❌ Your brain is struggling to engage with written words.
✅ Some of us don’t find it easy to engage with written words (maybe because we can’t hear the voices of characters and narrators in our heads) and this can make reading seem less engaging than other activities, like watching TV. If this is you, why not try an audiobook or reading out loud. Allow yourself to be absorbed in the storytelling and once you enjoy the process, you can experiment with reading a physical book.
❌ You can’t picture the characters.
✅ Some of us find it easy to picture what we’re reading, while others just see words on the page. If this is you, why not begin by choosing a book that’s been turned into a movie? The Harry Potter books, The Hunger Games Trilogy, The Fault in Our Stars, The Devil Wears Prada or Peter Rabbit are all great examples of this. For lovers of TV shows, try reading Bridgerton or The Queen’s Gambit. Watch the trailers to get an idea of what the characters and settings are like. This should help you to better visualise what you’re reading.
👍 Understand why you’re reading the book - do you need to complete this book to finish a course at school or university? Whatever your reasons, be clear on the objective and keep this in mind. If you are mindful, you will be able to focus on the ultimate goal (for example, get a good grade in a particular subject).
👍 Adjust your mindset - consider reading material you’ve been given at school or university in the past and reflect on the books you’ve enjoyed. Often, the only time people read is when they have been forced to read books in school. Even when learners found the assigned reading interesting, the fact that they had no choice in reading it made them reading boring for them.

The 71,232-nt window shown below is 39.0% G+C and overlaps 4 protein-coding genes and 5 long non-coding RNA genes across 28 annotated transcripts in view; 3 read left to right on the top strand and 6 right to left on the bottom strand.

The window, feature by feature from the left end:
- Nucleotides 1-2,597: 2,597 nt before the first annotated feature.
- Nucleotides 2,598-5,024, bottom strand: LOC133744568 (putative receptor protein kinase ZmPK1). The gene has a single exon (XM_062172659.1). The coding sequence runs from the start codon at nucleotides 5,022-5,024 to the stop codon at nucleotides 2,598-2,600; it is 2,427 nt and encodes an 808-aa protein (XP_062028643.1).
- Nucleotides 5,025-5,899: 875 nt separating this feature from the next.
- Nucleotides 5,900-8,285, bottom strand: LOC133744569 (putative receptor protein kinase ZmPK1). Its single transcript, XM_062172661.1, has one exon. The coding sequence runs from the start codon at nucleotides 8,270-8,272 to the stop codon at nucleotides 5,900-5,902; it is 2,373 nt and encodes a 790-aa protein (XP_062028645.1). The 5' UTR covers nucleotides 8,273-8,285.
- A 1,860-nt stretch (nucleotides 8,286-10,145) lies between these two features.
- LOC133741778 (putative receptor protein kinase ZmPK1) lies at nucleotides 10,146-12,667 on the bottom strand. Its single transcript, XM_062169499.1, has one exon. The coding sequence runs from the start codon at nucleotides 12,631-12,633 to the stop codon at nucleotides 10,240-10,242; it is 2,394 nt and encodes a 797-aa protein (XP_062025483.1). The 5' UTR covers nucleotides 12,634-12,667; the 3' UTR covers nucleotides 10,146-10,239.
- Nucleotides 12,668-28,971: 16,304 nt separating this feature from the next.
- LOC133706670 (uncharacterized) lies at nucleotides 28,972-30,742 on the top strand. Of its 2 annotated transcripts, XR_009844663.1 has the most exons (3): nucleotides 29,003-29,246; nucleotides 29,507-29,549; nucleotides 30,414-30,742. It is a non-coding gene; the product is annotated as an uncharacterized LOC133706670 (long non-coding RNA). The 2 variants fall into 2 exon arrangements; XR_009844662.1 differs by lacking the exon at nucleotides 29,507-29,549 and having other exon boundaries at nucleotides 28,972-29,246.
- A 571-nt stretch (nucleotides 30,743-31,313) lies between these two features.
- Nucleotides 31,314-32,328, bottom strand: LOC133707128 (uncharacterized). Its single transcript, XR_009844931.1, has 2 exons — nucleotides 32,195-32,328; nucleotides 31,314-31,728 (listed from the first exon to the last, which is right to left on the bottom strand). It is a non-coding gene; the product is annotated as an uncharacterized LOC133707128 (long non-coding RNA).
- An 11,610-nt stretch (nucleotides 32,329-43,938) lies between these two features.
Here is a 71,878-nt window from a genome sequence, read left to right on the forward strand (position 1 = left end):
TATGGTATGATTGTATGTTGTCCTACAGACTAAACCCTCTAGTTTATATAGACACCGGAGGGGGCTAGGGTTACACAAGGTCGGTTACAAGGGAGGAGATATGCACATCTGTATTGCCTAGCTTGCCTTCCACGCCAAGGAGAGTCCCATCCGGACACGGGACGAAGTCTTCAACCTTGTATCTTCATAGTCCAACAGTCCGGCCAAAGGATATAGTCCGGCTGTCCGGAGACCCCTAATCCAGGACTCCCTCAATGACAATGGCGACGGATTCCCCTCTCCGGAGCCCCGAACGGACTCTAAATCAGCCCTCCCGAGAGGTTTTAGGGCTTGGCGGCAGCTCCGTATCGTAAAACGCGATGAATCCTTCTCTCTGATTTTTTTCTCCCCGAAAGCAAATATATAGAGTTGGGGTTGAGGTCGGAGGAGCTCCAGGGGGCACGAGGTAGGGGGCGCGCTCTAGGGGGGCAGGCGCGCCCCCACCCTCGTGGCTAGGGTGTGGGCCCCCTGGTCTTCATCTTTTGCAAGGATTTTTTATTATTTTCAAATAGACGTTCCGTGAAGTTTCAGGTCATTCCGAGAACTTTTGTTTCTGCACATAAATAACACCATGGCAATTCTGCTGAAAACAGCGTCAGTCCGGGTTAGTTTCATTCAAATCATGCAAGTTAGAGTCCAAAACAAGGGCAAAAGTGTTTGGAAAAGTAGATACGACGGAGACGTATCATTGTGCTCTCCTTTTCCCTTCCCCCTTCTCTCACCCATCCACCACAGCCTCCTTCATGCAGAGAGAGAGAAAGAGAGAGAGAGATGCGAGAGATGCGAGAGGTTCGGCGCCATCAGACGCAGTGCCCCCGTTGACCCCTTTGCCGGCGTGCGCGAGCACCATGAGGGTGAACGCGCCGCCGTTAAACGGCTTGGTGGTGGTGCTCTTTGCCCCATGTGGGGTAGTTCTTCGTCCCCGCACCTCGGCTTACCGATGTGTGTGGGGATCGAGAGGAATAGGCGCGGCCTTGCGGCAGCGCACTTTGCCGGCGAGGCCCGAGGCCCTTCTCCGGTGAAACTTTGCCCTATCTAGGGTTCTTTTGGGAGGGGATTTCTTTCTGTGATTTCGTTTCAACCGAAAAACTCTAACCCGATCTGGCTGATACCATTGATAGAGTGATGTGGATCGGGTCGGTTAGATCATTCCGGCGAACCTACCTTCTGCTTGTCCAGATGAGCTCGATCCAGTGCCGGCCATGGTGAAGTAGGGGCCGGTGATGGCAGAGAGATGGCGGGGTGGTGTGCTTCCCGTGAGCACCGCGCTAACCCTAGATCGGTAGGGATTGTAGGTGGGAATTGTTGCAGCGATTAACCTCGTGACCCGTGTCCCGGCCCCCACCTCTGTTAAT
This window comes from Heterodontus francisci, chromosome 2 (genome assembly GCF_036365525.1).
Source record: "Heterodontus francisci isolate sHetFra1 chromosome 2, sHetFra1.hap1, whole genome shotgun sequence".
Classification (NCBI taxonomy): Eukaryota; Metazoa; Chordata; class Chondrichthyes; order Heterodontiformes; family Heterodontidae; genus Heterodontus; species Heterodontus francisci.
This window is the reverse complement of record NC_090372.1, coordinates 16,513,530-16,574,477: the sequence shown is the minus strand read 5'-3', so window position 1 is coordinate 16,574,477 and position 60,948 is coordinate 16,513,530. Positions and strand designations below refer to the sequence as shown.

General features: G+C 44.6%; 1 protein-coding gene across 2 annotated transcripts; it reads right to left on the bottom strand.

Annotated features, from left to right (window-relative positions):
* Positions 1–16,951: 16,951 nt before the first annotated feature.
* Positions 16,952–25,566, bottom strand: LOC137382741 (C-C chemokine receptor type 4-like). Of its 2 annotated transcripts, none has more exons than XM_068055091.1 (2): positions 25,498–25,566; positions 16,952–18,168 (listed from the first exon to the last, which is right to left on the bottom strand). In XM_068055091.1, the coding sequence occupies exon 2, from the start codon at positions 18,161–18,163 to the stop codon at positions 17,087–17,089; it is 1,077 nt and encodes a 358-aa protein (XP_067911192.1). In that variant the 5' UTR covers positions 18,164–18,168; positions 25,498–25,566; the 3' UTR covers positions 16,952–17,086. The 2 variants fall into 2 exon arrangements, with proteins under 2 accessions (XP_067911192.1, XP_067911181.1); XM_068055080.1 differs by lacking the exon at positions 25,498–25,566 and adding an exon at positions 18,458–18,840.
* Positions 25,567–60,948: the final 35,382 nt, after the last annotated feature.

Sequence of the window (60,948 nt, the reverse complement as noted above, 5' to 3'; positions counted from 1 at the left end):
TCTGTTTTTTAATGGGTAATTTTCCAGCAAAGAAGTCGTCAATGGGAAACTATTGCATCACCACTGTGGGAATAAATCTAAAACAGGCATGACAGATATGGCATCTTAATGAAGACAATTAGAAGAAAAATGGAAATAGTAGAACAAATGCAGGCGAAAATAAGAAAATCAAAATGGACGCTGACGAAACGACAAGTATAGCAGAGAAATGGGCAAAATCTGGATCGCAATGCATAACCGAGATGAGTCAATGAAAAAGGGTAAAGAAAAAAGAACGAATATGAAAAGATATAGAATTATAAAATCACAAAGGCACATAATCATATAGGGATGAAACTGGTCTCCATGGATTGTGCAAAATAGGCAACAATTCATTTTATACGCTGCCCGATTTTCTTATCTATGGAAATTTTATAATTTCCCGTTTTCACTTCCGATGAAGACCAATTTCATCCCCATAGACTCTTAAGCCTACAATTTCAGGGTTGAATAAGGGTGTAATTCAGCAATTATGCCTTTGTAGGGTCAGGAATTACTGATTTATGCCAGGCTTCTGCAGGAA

👍 Highlight the important parts - if the book belongs to you, grab a highlighter or pen and make note of the important bits of the book. You’ll soon be able to focus on the key elements of the content.
👍 Be ok with skimming certain parts - unless you are specifically instructed to read every word of every page, it’s perfectly acceptable to skim over some parts. Do this with discretion! Speed reading and skimming has its place, but it can take the fun out of reading a good book.
👍 Reward yourself for finishing the book - reading a particularly dull subject matter as part of a project? Set up a reward for when you finish it and this will motivate you to actually do it.
👍 Create an enticing reading environment - find a great location and time that allows for maximum concentration. For some, this is a quiet room, while others prefer a little bit of background noise, like you’d experience in a coffee shop or public library.
👍 Use the Pomodoro Method - this time management technique will create 25 minute slots of reading, interspersed by 5 minute breaks. These chunks of time will enable you to concentrate on reading (even if the material is boring) and still have small moments to indulge in distractions.
Don’t give up! Whether you are reading for pleasure or for school subjects or university courses, it takes practice to enjoy, just like most hobbies. Incorporate reading into your daily routine and continue to do it even if you don’t have any prescribed reading. You’ll feel less bored, you’ll have an improved vocabulary, and you might even live longer!